Photo taken on Sept 8, 2019 shows the Chinese and Australian national flags on a celebration event in Sydney, Australia. (PHOTO / XINHUA)
Australia has put foreign journalists on notice. Anything they write or broadcast will be monitored by the country’s security services to curb reportage deemed “slanted”. In other words, any coverage perceived overly critical of Australia.
When the Australian Federal Police (AFP) raided the homes of four Chinese journalists on June 26 it was justified on the grounds of “foreign interference in the domestic politics of Australia
The warning came from Home Affairs Minister Peter Dutton during a television interview with the Australian Broadcasting Corp (ABC) on Sept 13.
Although Dutton referred to “foreign” journalists, it was clear to observers he was referring to Chinese media personnel who have been caught in the “tit for tat” diplomacy between Beijing and Canberra.
“If people are here as journalists, and they’re reporting fairly on the news, then that’s fine. But if they’re here providing a slanted view to a particular community, then we have concern with that,” Dutton said.
Now, the question is: who decides if a story or a commentary is unfair or slanted? Will it be the security services, or Dutton — or both?
When ABC Beijing correspondent Bill Birtles and Mike Smith of the Australian Financial Review exited China recently it dominated Australian news headlines. China was accused of “intolerance” to foreign criticism.
When the Australian Federal Police (AFP) raided the homes of four Chinese journalists on June 26 it was justified on the grounds of “foreign interference in the domestic politics of Australia”.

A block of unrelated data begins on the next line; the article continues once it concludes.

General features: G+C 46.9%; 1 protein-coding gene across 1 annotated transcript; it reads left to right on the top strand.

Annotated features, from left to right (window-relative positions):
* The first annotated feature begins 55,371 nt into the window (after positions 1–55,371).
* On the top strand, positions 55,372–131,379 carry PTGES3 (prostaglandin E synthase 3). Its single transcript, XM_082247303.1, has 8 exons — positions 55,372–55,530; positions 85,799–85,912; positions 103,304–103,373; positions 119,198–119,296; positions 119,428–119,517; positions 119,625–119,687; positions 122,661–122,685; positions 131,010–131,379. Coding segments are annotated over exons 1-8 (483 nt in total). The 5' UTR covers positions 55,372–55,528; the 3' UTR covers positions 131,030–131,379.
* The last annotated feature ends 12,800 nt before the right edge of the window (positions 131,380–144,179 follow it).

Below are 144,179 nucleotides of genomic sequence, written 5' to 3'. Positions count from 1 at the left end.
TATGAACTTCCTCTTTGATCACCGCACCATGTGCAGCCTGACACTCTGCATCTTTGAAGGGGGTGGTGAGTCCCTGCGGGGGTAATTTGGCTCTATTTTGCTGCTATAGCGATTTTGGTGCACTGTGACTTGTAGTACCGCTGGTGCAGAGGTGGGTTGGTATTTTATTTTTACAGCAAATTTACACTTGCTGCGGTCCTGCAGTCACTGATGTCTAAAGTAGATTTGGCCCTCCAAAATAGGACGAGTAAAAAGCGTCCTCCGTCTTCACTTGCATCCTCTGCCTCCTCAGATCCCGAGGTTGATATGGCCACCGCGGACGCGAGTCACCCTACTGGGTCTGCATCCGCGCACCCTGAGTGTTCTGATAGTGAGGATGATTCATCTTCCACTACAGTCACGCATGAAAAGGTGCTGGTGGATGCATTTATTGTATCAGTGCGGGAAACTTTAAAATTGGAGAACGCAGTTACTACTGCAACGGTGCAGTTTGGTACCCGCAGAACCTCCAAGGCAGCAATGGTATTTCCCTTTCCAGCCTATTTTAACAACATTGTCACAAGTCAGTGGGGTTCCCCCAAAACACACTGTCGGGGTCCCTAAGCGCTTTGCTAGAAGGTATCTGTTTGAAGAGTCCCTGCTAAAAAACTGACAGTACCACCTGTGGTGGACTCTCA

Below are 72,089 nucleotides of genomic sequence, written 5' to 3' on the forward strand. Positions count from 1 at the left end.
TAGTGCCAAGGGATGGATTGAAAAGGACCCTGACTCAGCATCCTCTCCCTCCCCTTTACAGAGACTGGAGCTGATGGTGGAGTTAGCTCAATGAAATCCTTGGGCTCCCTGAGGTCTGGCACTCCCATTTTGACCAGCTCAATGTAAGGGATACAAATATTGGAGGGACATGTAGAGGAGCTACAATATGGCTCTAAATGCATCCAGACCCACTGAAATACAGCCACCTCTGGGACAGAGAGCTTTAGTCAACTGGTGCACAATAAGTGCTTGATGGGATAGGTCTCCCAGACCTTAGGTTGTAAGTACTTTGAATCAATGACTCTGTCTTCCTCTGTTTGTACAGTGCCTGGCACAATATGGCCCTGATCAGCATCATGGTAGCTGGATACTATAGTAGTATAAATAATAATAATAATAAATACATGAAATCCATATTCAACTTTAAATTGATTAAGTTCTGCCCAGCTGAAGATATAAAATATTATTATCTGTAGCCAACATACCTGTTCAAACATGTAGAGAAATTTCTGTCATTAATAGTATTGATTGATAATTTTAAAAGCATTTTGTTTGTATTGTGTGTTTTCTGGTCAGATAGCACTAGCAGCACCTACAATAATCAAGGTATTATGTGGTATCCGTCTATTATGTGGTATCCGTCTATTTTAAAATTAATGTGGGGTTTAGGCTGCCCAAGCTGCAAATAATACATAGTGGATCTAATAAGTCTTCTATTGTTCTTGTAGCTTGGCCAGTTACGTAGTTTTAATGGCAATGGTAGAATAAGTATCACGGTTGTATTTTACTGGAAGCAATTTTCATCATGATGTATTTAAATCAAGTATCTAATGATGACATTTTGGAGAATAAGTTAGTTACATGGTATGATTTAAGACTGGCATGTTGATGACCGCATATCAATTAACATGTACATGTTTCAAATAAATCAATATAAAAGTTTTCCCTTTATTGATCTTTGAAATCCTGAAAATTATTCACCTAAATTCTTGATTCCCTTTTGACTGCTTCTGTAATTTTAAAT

In August, two respected Chinese academics, Chen Hong and Li Jianjun, had their visas cancelled on spurious claims of foreign interference.
In August, two respected Chinese academics, Chen Hong and Li Jianjun, had their visas cancelled on spurious claims of foreign interference
Though so far no one has been charged with any foreign interference crime against Australia, journalists working for Chinese media are, understandably, very worried.
One media person, who did not want to be named, said “I find it deeply offensive when commentators here refer to Chinese journalists as spies … it is insulting.”
He said the irony is that many young Chinese journalists have been trained at some of the best journalism schools in the United States, Australia, and Britain.
“Many of those fuelling the campaign of fear (in Australia) do so from a position of ignorance.
“You don’t have to go too far back in history to see how people like this can change public opinion against a race of people. Many Chinese here, even those who have been here for generations are starting to feel unwelcomed in the country they call home.”
He said the current environment is reminiscent of the Joseph McCarthy anti-communist witch-hunts in the US in the 1950s.
Canberra resident Sam Wong, a retired public servant, told ABC radio recently that he fears he could be “unfairly accused of being” an agent of the Chinese authorities as he is involved in Chinese and multicultural groups.
One of Australia’s leading Sinologists, Griffith University’s emeritus professor Colin Mackerras, said Australian leaders seem to persist in “gratuitous insults towards China”